Publication: Monitor Volume: 2 Issue: 184

The Georgian parliament yesterday adopted a decision in which it officially declared Russia’s political mediation between Tbilisi and Abkhazia "unsatisfactory," and held Russian "peacekeeping" forces responsible for shielding the planned Abkhaz elections and thus legitimizing the ethnic cleansing of Georgians. The decision stipulates that all Georgian-Russian relations, specifically including Tbilisi’s execution of the unratified friendship treaty and the unratified agreement on Russian military basing rights in Georgia, will be contingent upon Russian support for the restoration of Georgia’s territorial integrity. The parliament will conduct annual reviews of these issues to determine the appropriateness of Russia’s military presence in Georgia. President Eduard Shevardnadze is instructed to form a special state delegation for discussing these issues with the Russian side and reporting back to parliament by December 10. The commission is also instructed to request the U.S., Britain, and Germany to join efforts at reaching a political settlement of the Abkhazia problem.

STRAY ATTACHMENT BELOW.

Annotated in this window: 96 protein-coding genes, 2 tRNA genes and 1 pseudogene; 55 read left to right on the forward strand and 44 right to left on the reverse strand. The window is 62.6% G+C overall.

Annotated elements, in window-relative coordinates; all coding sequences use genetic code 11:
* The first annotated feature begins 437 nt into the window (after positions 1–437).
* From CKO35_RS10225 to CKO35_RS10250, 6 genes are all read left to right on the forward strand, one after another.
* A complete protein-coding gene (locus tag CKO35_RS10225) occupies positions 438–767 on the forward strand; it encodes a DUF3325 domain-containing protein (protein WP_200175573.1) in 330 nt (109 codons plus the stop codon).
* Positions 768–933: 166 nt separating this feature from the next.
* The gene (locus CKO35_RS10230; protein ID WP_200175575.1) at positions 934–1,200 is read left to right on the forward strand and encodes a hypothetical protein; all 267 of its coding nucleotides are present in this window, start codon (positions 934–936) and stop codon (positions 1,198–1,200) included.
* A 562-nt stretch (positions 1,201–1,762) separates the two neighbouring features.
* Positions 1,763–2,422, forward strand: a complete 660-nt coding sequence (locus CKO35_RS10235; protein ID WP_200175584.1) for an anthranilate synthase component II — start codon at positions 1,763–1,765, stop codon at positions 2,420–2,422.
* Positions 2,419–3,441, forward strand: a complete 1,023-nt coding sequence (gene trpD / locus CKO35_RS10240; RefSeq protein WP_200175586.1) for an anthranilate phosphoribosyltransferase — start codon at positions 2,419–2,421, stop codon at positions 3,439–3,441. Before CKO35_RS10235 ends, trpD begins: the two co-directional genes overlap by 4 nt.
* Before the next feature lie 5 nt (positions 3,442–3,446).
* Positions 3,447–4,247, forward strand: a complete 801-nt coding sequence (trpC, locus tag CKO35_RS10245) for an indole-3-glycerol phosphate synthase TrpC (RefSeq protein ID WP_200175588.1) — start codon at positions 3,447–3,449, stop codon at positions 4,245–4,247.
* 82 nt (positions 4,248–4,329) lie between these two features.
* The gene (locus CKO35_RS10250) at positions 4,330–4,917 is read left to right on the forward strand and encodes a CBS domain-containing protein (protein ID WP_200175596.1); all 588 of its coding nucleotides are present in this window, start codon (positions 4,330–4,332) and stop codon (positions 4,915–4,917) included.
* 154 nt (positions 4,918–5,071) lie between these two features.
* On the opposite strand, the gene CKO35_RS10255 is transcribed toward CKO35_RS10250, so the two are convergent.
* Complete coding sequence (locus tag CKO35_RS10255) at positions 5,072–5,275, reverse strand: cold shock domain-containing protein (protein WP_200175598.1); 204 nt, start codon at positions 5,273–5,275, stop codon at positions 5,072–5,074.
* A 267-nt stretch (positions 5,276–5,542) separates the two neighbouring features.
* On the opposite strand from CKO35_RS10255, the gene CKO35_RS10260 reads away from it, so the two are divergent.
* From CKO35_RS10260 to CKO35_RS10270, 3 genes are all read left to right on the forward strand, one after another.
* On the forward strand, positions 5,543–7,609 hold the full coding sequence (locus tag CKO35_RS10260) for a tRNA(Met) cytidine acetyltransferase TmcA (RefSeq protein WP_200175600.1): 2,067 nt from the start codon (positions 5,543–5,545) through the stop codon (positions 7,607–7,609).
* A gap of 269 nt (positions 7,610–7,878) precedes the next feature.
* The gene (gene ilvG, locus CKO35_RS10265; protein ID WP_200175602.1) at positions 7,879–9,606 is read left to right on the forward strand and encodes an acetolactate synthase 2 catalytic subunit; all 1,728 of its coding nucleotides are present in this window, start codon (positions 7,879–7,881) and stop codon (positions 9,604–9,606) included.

The decision was drafted and submitted by Shevardnadze’s ruling Union of Georgia’s Citizens. During the debate, speakers described Russia as "an organizer of the conflict in Abkhazia" and said that Moscow was co-responsible for ethnic cleansing by dint of its military assistance to the Abkhaz in the 1992-93 war and the practical effects of its peacekeeping operation since 1994. (Interfax, October 2) The parliament’s decision was preceded by a series of warnings delivered by Shevardnadze and other Georgian officials, exasperated by Moscow’s policy of freezing the situation on the ground in Abkhazia’s favor. Abkhazia’s and South Ossetia’s decisions to call elections under the de facto protection of Russian troops was the final straw. Yeltsin’s incapacitation also helped precipitate Tbilisi’s decision. Georgian leaders expect a period of paralysis in Russia’s policy and are unwilling to go along with a further, and seemingly open-ended, postponement of long overdue decisions on Abkhazia and South Ossetia.

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